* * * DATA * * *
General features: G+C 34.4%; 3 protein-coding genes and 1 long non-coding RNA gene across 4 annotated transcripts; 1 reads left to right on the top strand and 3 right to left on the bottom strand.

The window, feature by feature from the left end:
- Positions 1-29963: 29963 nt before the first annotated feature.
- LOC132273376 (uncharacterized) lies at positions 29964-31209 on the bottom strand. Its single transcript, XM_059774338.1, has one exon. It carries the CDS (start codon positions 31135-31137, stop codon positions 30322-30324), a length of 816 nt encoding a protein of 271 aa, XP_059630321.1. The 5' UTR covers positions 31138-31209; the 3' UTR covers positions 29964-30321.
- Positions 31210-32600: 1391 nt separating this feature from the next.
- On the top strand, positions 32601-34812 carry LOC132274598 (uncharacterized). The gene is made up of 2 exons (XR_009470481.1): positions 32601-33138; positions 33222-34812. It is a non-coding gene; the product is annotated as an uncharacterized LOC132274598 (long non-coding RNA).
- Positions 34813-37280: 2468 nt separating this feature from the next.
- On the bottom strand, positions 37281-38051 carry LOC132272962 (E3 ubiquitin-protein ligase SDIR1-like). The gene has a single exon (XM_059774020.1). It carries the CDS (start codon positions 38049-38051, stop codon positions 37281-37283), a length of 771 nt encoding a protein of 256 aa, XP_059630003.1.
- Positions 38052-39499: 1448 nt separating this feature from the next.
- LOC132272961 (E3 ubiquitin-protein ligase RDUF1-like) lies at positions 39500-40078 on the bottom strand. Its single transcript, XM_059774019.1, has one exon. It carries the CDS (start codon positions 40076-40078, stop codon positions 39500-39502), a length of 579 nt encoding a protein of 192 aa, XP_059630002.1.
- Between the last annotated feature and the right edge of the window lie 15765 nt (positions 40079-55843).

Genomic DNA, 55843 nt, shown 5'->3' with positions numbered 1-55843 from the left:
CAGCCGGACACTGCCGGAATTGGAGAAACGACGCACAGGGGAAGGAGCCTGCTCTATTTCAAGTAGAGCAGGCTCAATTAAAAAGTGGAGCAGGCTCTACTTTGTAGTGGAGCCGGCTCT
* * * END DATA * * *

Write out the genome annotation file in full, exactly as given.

General features: G+C 34.4%; 3 protein-coding genes and 1 long non-coding RNA gene across 4 annotated transcripts; 1 reads left to right on the top strand and 3 right to left on the bottom strand.

The window, feature by feature from the left end:
- Positions 1-29963: 29963 nt before the first annotated feature.
- LOC132273376 (uncharacterized) lies at positions 29964-31209 on the bottom strand. Its single transcript, XM_059774338.1, has one exon. It carries the CDS (start codon positions 31135-31137, stop codon positions 30322-30324), a length of 816 nt encoding a protein of 271 aa, XP_059630321.1. The 5' UTR covers positions 31138-31209; the 3' UTR covers positions 29964-30321.
- Positions 31210-32600: 1391 nt separating this feature from the next.
- On the top strand, positions 32601-34812 carry LOC132274598 (uncharacterized). The gene is made up of 2 exons (XR_009470481.1): positions 32601-33138; positions 33222-34812. It is a non-coding gene; the product is annotated as an uncharacterized LOC132274598 (long non-coding RNA).
- Positions 34813-37280: 2468 nt separating this feature from the next.
- On the bottom strand, positions 37281-38051 carry LOC132272962 (E3 ubiquitin-protein ligase SDIR1-like). The gene has a single exon (XM_059774020.1). It carries the CDS (start codon positions 38049-38051, stop codon positions 37281-37283), a length of 771 nt encoding a protein of 256 aa, XP_059630003.1.
- Positions 38052-39499: 1448 nt separating this feature from the next.
- LOC132272961 (E3 ubiquitin-protein ligase RDUF1-like) lies at positions 39500-40078 on the bottom strand. Its single transcript, XM_059774019.1, has one exon. It carries the CDS (start codon positions 40076-40078, stop codon positions 39500-39502), a length of 579 nt encoding a protein of 192 aa, XP_059630002.1.
- Between the last annotated feature and the right edge of the window lie 15765 nt (positions 40079-55843).

Genomic DNA, 55843 nt, shown 5'->3' with positions numbered 1-55843 from the left:
CAGCCGGACACTGCCGGAATTGGAGAAACGACGCACAGGGGAAGGAGCCTGCTCTATTTCAAGTAGAGCAGGCTCAATTAAAAAGTGGAGCAGGCTCTACTTTGTAGTGGAGCCGGCTCT